Tintic Standard Reduction Mill

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Tintic Standard Reduction Mill
Tintic Standard Reduction Mill.jpeg
Tintic Standard Reduction Mill
Tintic Standard Reduction Mill is located in Utah
Tintic Standard Reduction Mill
Nearest city Goshen, Utah
Coordinates 39°57′26″N 111°51′10″W / 39.95722°N 111.85278°W / 39.95722; -111.85278Coordinates: 39°57′26″N 111°51′10″W / 39.95722°N 111.85278°W / 39.95722; -111.85278
Area 0.1 acres (0.040 ha)
Built 1916
Built by Madge,W.C.
Governing body Private
NRHP Reference # 78002700[1]
Added to NRHP September 13, 1978

The Tintic Standard Reduction Mill—also known as the Tintic Mill or Harold Mill—built in 1920, and only operating from 1921 to 1925, is an abandoned refinery located on the west slope of Warm Springs Mountain near Goshen, Utah, in the United States. Metals processed at the mill included copper, gold, silver, and lead, all of which were received from another mill near Eureka, Utah. The reducing process used was an acid-brine chloridizing and leaching process which became outdated, leading to the abandonment of the site in 1925. At the mill's highest productivity it processed 200 tons of ore yearly from the Tintic Mining District.

Looking down on the Goshen Warm Springs

What remains of the mill are foundations for water tanks, crushers, roasters, iron boxes, leaching tanks, and drain boxes. The site dominates the surrounding landscape with its size and unique colors and shapes.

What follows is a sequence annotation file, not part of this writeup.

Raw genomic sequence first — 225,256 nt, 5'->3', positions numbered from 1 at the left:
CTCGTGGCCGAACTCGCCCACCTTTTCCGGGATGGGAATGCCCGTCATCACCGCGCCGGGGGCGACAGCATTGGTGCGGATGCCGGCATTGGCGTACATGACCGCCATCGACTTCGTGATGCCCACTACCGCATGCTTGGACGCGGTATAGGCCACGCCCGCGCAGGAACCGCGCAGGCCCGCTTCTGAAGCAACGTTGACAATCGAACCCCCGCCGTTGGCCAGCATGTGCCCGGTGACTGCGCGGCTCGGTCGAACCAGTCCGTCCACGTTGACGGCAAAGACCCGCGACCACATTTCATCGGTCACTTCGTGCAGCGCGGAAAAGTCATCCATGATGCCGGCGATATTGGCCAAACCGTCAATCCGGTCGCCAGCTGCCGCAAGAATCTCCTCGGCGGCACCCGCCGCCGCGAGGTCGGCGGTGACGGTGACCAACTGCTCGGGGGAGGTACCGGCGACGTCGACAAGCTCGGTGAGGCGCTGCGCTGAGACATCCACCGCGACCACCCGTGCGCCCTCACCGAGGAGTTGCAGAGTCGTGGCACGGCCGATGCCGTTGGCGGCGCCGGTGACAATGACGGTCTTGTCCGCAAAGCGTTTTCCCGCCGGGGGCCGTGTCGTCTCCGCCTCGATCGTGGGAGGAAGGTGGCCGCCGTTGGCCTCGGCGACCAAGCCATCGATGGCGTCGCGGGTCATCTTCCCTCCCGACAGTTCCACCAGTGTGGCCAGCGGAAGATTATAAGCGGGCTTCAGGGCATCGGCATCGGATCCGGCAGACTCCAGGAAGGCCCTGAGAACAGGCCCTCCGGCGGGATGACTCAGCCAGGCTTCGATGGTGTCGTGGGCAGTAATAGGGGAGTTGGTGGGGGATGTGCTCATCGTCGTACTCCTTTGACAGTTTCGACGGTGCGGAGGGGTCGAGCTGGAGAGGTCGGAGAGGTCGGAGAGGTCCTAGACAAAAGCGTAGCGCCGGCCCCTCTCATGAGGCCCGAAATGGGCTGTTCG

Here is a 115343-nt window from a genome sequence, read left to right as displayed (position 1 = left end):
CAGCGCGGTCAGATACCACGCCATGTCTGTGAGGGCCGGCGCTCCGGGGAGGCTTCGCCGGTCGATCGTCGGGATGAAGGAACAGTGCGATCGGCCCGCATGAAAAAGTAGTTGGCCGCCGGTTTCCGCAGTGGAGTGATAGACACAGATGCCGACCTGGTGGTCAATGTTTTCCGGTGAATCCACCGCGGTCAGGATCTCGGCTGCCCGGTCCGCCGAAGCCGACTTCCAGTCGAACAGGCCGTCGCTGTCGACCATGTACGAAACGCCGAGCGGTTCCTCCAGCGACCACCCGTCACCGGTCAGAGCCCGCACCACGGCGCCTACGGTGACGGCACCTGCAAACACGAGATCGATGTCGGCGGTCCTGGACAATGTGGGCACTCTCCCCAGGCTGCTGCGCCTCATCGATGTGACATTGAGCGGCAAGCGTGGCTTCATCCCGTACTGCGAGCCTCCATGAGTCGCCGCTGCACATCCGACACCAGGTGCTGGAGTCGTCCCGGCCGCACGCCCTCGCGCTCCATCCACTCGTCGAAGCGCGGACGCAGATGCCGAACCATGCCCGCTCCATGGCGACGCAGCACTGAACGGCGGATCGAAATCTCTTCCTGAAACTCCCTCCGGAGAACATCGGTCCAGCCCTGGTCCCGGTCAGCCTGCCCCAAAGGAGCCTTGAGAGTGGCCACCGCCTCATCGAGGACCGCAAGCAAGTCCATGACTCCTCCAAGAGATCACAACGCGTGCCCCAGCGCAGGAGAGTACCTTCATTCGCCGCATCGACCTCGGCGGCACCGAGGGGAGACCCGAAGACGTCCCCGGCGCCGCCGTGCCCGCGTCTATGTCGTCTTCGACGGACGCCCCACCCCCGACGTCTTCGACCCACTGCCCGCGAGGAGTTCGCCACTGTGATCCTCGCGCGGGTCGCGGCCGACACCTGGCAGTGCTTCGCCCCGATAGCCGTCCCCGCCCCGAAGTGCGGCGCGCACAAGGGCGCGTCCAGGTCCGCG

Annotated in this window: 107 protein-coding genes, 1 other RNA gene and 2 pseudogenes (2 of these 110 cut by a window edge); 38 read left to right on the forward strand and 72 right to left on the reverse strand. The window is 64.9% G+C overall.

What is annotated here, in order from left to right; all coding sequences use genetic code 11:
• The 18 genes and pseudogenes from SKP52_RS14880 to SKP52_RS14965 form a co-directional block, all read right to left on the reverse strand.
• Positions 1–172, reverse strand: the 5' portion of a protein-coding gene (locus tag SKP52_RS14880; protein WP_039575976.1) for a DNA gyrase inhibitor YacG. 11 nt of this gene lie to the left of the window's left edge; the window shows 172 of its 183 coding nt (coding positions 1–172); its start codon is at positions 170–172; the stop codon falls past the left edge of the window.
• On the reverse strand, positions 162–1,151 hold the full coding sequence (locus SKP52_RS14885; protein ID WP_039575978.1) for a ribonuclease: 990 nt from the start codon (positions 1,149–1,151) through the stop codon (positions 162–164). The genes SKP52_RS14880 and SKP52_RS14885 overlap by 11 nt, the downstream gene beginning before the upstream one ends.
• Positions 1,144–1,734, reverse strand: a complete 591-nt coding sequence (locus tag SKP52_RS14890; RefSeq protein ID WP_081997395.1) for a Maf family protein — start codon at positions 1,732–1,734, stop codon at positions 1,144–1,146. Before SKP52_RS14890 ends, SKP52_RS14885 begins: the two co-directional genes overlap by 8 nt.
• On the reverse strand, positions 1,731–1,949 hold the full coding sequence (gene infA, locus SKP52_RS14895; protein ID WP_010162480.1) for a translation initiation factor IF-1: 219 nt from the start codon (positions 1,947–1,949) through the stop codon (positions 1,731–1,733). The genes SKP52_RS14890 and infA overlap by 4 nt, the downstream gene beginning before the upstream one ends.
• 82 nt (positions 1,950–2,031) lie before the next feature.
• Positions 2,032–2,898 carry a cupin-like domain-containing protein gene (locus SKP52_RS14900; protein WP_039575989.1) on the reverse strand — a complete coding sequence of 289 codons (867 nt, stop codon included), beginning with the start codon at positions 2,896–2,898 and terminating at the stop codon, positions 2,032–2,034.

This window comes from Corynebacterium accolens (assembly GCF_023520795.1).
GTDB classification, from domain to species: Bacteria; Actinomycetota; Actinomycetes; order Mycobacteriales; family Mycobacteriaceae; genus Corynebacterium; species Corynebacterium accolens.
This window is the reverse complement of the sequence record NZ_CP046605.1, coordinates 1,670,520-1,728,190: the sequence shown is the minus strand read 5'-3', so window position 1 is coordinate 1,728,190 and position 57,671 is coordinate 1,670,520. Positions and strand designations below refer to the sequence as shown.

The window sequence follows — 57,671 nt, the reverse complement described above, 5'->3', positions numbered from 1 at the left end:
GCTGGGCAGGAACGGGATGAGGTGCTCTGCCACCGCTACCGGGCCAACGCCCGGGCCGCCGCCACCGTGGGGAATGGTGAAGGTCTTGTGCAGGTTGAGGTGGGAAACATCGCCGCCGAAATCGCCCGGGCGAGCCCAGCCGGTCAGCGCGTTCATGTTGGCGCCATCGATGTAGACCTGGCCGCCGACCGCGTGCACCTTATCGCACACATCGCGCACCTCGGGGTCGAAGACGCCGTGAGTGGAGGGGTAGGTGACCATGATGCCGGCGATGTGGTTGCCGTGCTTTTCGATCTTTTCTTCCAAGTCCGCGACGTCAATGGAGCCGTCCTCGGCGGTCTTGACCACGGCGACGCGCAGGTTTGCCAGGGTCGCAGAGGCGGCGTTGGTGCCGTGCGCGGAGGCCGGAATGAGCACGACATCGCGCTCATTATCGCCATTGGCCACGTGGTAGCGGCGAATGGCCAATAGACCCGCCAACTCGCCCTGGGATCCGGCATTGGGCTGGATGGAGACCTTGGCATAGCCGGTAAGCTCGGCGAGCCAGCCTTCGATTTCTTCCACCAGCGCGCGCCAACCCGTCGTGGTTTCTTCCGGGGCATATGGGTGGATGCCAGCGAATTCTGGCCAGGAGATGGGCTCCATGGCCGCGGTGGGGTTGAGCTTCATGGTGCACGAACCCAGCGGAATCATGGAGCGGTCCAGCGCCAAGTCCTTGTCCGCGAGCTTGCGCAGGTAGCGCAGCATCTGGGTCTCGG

It was designed and built by W. C. Madge. It is significant as the only American mill using the Augustin process during the early 1920s.[2]

It was listed on the National Register of Historic Places in 1978.[1]

It has been speculated that the mill may be the contributor of heavy metal pollution in the Goshen Warm Springs which lie below it.

References[edit]

  1. ^ a b "National Register Information System". National Register of Historic Places. National Park Service. 2010-07-09. 
  2. ^ Philip F. Notarianni (January 30, 1978). "National Register of Historic Places Inventory/Nomination: Tintic Standard Reduction Mill". National Park Service.  and accompanying two photos from 1977

External links[edit]

Media related to Tintic Standard Reduction Mill at Wikimedia Commons